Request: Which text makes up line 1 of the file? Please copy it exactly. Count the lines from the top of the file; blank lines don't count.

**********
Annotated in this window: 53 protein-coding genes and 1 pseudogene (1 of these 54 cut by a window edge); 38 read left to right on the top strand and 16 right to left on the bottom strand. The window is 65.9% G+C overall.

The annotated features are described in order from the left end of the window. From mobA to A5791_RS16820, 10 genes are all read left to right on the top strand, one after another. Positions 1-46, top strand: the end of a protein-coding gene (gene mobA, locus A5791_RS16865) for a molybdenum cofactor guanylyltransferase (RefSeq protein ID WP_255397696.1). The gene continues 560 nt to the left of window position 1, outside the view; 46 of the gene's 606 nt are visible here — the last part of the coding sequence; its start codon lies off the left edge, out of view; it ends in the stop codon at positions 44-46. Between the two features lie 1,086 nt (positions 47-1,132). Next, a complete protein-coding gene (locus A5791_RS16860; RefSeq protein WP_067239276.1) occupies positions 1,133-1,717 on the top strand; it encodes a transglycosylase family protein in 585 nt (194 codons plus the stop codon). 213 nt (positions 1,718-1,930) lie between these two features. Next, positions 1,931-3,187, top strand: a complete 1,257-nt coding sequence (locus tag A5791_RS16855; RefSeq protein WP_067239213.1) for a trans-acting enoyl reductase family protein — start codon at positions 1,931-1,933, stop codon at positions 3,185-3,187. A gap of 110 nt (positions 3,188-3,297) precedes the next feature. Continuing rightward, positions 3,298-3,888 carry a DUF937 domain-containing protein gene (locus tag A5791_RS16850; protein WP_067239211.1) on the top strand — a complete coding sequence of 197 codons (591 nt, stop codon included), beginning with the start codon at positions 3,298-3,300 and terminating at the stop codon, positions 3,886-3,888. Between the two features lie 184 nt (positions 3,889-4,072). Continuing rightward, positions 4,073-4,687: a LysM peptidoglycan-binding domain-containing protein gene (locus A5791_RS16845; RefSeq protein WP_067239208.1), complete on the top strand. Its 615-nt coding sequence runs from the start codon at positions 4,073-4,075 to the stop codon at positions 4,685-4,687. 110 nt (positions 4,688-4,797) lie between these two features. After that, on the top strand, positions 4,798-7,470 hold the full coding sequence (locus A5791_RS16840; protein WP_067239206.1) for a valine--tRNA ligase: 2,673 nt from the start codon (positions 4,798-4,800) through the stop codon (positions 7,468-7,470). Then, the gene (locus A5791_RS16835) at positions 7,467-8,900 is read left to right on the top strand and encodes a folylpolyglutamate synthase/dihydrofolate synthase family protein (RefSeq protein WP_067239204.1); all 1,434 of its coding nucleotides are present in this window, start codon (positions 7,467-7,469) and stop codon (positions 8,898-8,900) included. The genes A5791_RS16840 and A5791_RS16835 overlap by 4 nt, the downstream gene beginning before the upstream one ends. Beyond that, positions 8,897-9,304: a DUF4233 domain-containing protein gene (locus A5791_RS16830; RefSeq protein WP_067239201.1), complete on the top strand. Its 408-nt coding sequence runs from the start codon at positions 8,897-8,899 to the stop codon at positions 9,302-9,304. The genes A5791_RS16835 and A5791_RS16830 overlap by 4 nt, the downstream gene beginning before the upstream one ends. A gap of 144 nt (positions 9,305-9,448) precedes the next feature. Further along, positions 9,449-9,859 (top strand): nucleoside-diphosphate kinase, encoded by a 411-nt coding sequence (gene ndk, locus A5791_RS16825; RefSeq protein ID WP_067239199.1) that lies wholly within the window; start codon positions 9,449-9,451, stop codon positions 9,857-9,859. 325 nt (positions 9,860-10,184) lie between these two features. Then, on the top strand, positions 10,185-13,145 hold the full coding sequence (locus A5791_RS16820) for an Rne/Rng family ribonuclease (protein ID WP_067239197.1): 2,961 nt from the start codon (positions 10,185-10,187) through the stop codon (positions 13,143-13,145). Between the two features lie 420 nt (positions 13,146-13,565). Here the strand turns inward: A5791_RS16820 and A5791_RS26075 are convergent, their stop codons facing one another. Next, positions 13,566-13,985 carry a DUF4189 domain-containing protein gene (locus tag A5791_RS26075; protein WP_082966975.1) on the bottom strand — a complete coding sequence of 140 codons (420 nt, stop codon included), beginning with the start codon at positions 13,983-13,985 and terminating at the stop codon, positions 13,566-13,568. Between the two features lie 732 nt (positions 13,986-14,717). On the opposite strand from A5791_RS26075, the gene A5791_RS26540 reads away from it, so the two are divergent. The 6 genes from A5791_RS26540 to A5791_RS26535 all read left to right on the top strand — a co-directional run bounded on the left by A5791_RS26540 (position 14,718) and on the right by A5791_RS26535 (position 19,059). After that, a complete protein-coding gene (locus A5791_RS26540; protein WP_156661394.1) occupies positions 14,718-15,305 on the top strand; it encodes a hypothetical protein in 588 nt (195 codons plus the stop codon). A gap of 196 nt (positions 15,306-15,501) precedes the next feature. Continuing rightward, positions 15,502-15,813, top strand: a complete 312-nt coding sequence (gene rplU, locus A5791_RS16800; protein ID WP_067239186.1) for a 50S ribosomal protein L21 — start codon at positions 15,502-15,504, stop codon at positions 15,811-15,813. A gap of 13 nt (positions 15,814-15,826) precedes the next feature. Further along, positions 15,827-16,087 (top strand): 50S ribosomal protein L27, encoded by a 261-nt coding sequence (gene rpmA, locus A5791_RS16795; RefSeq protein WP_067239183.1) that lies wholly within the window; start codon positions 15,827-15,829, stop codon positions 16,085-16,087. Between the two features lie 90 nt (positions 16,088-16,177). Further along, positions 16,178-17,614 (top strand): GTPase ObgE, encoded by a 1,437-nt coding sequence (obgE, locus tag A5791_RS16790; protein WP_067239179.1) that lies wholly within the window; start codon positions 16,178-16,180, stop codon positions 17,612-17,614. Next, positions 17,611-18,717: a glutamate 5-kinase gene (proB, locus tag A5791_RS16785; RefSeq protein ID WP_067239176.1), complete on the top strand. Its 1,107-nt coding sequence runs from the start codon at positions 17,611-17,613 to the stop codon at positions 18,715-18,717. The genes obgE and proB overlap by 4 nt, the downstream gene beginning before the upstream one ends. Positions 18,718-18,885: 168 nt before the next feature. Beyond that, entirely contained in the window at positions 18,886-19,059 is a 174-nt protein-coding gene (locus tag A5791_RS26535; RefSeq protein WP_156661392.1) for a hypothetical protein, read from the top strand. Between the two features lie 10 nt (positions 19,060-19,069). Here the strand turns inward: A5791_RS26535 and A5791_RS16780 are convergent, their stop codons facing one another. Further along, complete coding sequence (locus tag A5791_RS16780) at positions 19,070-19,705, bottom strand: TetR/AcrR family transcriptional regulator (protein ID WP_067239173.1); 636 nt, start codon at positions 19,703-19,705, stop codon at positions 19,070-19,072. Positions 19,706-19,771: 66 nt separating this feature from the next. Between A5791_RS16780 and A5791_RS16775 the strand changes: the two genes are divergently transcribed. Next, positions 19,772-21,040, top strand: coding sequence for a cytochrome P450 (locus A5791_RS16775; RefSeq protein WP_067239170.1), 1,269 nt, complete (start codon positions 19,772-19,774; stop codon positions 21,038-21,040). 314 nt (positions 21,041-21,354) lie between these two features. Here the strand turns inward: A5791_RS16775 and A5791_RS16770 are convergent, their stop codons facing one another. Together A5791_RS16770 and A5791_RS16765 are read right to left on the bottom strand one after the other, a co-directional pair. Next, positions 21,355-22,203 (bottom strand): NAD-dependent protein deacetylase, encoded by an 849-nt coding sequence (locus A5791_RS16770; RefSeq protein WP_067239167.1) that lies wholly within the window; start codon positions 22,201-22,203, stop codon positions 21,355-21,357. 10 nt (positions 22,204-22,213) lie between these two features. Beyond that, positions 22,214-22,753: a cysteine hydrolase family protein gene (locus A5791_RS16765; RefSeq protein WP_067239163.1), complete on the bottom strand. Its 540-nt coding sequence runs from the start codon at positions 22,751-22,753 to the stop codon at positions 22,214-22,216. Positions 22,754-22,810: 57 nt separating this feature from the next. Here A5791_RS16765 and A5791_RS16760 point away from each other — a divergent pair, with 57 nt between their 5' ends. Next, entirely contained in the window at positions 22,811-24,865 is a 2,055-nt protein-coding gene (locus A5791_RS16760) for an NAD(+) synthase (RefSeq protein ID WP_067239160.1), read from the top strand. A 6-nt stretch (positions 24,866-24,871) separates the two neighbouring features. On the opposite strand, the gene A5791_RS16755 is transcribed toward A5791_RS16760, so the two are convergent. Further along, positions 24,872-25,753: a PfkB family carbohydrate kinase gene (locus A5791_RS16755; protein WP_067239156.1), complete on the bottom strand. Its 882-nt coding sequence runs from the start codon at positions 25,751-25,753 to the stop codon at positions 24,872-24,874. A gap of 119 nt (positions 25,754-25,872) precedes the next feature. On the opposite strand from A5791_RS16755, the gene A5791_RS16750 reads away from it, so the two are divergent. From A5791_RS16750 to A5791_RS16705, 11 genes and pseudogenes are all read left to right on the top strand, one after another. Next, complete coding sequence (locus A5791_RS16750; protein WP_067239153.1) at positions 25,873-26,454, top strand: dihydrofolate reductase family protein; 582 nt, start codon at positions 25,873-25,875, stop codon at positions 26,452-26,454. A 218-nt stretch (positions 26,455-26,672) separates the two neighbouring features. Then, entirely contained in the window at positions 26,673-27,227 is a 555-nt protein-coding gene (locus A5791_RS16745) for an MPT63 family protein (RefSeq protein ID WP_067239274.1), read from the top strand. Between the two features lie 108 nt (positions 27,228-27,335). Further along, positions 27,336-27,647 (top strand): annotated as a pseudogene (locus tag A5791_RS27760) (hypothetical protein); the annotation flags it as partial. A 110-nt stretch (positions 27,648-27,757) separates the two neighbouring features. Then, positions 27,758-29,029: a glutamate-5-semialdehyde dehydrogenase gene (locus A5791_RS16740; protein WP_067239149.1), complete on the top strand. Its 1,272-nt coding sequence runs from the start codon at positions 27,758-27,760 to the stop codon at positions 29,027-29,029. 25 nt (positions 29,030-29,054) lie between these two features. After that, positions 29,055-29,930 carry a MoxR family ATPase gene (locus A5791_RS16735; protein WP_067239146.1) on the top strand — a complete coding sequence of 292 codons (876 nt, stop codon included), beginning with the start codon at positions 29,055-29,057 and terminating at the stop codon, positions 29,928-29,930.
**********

Annotated in this window: 53 protein-coding genes and 1 pseudogene (1 of these 54 cut by a window edge); 38 read left to right on the top strand and 16 right to left on the bottom strand. The window is 65.9% G+C overall.